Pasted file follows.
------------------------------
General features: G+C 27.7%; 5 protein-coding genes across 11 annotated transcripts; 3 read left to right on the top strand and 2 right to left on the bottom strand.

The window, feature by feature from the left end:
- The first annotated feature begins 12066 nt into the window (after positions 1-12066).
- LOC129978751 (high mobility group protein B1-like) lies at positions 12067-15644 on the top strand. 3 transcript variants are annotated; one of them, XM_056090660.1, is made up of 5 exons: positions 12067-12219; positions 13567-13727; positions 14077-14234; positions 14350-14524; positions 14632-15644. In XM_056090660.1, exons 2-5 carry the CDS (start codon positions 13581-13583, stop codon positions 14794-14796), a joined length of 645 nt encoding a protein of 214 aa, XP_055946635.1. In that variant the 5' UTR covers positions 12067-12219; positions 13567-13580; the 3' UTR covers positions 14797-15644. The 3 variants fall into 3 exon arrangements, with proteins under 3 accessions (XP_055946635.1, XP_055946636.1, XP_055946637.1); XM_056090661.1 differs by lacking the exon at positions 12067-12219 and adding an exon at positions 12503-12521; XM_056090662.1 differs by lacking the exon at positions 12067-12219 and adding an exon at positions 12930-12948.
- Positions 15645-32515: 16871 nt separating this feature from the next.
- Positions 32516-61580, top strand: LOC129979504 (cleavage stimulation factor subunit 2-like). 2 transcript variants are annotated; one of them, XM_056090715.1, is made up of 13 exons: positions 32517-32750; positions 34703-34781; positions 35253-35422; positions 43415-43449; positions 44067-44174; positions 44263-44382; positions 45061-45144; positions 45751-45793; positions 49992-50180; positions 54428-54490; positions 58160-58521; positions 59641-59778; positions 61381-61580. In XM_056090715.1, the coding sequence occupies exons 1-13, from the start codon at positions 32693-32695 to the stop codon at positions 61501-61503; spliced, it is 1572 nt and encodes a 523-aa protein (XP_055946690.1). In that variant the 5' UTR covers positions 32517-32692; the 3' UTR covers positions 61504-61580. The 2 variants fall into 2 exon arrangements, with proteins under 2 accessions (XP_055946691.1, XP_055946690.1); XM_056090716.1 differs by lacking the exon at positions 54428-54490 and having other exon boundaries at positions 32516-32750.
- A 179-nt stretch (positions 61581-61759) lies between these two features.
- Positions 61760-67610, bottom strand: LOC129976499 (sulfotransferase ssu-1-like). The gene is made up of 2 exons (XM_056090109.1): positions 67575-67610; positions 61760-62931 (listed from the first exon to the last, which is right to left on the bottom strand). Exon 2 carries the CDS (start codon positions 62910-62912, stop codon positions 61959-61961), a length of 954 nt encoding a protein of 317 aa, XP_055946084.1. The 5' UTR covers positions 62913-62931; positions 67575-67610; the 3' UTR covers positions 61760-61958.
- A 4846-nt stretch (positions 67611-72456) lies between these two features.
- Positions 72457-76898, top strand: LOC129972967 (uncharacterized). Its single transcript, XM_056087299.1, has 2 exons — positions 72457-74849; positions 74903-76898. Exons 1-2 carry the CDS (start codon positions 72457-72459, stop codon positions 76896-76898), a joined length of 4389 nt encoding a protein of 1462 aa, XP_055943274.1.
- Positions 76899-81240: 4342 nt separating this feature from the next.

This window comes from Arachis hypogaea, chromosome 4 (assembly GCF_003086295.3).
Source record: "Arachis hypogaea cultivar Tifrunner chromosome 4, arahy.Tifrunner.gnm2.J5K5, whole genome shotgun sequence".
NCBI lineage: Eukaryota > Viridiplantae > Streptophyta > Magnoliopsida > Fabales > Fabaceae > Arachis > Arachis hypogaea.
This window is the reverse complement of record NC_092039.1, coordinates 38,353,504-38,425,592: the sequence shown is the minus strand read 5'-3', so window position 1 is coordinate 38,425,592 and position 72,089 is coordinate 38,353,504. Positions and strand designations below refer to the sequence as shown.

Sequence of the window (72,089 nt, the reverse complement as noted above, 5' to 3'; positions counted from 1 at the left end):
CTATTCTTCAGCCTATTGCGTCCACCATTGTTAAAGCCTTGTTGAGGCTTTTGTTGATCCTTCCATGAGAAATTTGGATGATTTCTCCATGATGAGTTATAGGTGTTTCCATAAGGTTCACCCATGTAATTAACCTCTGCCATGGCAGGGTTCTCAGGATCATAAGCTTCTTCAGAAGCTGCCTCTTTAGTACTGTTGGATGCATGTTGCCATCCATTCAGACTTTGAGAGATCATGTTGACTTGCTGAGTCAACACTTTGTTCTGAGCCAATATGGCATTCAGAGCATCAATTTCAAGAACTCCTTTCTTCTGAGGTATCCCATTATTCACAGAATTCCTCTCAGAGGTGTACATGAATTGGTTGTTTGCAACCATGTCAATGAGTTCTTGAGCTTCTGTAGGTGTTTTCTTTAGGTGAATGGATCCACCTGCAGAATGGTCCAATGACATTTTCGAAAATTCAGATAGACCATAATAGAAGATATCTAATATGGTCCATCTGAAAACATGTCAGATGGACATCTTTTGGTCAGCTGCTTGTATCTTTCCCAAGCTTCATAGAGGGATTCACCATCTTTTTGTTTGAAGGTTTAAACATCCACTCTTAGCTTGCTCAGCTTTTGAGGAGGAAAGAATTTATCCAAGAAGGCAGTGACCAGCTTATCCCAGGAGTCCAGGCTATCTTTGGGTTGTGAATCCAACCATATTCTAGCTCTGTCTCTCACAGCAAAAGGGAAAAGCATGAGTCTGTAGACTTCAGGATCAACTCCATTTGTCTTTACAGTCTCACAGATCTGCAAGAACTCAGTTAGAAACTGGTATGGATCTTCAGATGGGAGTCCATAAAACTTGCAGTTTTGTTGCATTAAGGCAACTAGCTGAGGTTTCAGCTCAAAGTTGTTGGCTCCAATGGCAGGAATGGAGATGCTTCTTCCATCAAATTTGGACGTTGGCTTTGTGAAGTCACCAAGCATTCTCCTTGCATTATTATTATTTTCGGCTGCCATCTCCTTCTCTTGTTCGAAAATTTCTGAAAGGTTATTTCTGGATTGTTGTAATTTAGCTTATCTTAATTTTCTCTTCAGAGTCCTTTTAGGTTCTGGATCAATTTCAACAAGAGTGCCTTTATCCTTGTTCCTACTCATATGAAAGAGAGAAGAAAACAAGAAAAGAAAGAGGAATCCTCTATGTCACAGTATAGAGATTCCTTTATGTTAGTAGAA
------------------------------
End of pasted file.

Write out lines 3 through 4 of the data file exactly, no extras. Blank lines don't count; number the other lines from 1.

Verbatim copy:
- The first annotated feature begins 12066 nt into the window (after positions 1-12066).
- LOC129978751 (high mobility group protein B1-like) lies at positions 12067-15644 on the top strand. 3 transcript variants are annotated; one of them, XM_056090660.1, is made up of 5 exons: positions 12067-12219; positions 13567-13727; positions 14077-14234; positions 14350-14524; positions 14632-15644. In XM_056090660.1, exons 2-5 carry the CDS (start codon positions 13581-13583, stop codon positions 14794-14796), a joined length of 645 nt encoding a protein of 214 aa, XP_055946635.1. In that variant the 5' UTR covers positions 12067-12219; positions 13567-13580; the 3' UTR covers positions 14797-15644. The 3 variants fall into 3 exon arrangements, with proteins under 3 accessions (XP_055946635.1, XP_055946636.1, XP_055946637.1); XM_056090661.1 differs by lacking the exon at positions 12067-12219 and adding an exon at positions 12503-12521; XM_056090662.1 differs by lacking the exon at positions 12067-12219 and adding an exon at positions 12930-12948.